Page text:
Germany has added almost all of Spain to its list of coronavirus “risk areas,” with only the Canary Islands deemed safe to visit. Citizens who visit the rest of Spain, including the Balearic Islands, will have to undergo mandatory testing for the coronavirus upon their return and could be subject to quarantine, depending on state rules.
The decision was made by the federal ministries due to increasing infection rates in the Mediterranean country. The German government considers regions within the European Union a “risk” once the number of new cases exceeds 50 per 100,000 people over the course of a seven-day period.
Spain has closed nightclubs and banned smoking and drinking in the streets in the hope of stemming the surge in infections.
More parts of Paris will see pedestrians wearing face masks as of Saturday morning as health officials step up measures to curb the spread of the coronavirus. The Champs-Elysees Avenue and the area around the Louvre museum are among a number of zones where face masks will be mandatory.
Increased police checks in the French capital will occur to ensure citizens are following the guidelines, while bars and restaurants could be forced to close if social distancing and other restrictions are not adhered to.
The United States Postal Service has warned 46 states and the District of Columbia it cannot be certain all votes cast by mail for the November presidential election will arrive in time, according to a report from The Washington Post. The postal service is anticipating an unprecedented number of ballots to be cast by mail due to the coronavirus pandemic.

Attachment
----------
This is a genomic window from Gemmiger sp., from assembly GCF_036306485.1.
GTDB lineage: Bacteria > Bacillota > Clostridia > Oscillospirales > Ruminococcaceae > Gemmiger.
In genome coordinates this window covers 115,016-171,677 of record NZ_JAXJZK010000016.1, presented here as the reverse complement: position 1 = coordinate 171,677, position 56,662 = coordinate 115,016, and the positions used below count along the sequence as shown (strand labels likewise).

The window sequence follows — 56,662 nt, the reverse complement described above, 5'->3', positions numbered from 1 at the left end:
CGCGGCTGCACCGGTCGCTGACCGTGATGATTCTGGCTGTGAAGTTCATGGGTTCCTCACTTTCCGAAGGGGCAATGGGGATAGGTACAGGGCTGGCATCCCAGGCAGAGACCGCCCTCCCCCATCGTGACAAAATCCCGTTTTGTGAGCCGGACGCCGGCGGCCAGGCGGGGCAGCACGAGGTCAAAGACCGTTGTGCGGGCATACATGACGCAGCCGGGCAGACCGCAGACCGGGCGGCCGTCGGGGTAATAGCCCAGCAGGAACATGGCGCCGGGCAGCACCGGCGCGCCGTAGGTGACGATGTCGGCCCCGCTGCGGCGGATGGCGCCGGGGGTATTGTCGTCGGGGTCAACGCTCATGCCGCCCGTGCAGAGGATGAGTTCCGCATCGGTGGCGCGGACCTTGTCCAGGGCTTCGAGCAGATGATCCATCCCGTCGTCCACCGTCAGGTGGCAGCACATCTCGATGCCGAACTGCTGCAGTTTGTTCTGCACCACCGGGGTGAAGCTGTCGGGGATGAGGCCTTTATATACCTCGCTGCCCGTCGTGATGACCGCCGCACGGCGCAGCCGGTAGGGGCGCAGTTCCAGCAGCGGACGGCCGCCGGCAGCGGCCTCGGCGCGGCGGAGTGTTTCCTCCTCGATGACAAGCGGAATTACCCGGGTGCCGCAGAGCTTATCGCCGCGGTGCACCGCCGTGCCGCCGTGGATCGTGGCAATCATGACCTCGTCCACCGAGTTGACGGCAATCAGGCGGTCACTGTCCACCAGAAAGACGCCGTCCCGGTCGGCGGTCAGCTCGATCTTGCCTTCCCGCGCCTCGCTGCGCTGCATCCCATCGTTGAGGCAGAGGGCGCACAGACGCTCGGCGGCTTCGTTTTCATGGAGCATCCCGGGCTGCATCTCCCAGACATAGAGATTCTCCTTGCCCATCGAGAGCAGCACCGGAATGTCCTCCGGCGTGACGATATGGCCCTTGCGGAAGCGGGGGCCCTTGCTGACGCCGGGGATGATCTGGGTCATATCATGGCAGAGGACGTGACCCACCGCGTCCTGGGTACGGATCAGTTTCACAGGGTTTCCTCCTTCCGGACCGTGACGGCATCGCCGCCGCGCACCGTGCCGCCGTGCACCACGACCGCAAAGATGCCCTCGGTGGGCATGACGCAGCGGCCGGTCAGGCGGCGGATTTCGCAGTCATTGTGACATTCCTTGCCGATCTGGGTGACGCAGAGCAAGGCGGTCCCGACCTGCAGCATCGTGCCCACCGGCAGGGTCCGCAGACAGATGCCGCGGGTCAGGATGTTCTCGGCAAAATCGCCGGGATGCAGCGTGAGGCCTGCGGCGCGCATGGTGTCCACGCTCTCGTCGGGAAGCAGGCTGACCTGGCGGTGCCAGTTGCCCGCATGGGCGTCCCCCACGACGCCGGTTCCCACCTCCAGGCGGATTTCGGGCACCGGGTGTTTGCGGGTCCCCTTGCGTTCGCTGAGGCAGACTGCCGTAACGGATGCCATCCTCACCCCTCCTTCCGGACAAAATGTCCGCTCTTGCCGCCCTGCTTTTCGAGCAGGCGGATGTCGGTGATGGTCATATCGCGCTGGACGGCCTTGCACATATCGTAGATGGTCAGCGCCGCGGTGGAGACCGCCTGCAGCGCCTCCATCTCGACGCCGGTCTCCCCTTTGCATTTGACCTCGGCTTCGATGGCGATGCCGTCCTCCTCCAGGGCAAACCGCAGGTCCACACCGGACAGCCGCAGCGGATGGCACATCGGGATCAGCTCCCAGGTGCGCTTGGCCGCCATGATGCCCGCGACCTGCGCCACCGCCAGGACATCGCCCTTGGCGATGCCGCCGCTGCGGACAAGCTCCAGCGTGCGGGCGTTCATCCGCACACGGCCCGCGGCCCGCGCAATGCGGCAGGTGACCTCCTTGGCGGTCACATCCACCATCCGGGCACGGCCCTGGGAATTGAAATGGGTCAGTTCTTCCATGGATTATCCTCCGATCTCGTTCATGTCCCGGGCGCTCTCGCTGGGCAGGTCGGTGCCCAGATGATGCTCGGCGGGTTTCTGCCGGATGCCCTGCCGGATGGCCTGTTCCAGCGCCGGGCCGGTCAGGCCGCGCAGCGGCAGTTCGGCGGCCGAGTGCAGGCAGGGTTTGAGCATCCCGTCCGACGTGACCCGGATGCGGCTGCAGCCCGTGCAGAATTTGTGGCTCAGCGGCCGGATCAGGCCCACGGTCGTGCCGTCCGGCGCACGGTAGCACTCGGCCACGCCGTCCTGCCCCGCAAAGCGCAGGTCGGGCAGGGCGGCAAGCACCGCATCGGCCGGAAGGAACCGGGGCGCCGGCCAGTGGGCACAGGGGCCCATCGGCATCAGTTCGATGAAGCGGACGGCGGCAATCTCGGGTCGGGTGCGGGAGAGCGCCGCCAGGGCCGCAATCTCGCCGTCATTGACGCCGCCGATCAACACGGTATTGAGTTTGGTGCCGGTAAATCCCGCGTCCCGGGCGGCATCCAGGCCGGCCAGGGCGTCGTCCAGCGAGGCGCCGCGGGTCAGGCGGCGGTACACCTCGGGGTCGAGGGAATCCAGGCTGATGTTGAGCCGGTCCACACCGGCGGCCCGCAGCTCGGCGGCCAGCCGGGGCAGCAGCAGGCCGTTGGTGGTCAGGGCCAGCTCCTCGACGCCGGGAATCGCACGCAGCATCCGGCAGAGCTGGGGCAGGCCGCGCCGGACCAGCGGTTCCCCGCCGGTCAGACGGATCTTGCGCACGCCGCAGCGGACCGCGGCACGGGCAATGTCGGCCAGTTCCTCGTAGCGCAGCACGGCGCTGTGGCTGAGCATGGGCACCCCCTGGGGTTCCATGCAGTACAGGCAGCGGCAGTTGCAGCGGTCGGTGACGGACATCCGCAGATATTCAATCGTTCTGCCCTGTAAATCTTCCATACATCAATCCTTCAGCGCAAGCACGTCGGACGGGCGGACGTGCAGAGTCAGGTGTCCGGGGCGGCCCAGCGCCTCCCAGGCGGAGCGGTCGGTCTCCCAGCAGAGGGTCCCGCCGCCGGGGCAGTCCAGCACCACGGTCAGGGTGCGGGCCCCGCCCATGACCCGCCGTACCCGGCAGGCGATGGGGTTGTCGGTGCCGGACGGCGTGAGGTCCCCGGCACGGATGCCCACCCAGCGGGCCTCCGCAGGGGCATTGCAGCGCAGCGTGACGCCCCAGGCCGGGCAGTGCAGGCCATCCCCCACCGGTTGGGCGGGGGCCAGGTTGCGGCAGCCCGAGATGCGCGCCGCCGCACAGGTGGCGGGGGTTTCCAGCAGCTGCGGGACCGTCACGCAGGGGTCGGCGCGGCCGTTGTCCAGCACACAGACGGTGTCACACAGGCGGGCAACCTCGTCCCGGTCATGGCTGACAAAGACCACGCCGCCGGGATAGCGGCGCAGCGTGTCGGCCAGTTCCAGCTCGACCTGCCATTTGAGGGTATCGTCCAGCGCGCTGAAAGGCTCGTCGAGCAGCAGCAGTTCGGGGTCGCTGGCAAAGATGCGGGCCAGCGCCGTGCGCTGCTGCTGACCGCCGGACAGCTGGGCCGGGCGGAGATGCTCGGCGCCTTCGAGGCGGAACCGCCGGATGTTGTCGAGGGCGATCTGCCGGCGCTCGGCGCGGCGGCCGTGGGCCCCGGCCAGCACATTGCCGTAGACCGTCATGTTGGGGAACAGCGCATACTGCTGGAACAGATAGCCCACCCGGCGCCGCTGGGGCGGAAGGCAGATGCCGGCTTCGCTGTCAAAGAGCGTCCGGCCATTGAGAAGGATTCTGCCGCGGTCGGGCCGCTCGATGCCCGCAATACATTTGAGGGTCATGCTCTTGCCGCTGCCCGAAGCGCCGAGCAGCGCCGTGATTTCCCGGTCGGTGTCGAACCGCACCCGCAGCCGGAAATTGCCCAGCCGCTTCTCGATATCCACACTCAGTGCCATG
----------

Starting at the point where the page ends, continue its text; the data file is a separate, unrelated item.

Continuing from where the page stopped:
Argentinian President Alberto Fernandez has announced an extension of restrictions until August 30, recognizing there was a “worrying” upward trend in cases across “the entire country.” The lockdown restrictions will stay the same in the Buenos Aires metropolitan area while measures will be tightened elsewhere.
Mexico’s assistant health secretary said he believes the country has reached its peak in terms of coronavirus cases. Hugo Lopez-Gatell had previously wrongly forecast that infections would peak in May and June, but on Friday he said, “We have now had a maximum point in the curve.” Despite the positive prediction, he cautioned that second waves would continue occurring around the world for some time. “This is a phenomenon that is going to be with us in the whole world for several years,” he said.
South Africa posted a significant fall in crime, including sexual assaults, during the first three months of its lockdown, the country’s police minister announced. The latest quarterly statistics showed criminal activity dropping by up to 40% between April and June in comparison with the same period last year.
jsi/stb (AP, AFP, dpa, Reuters)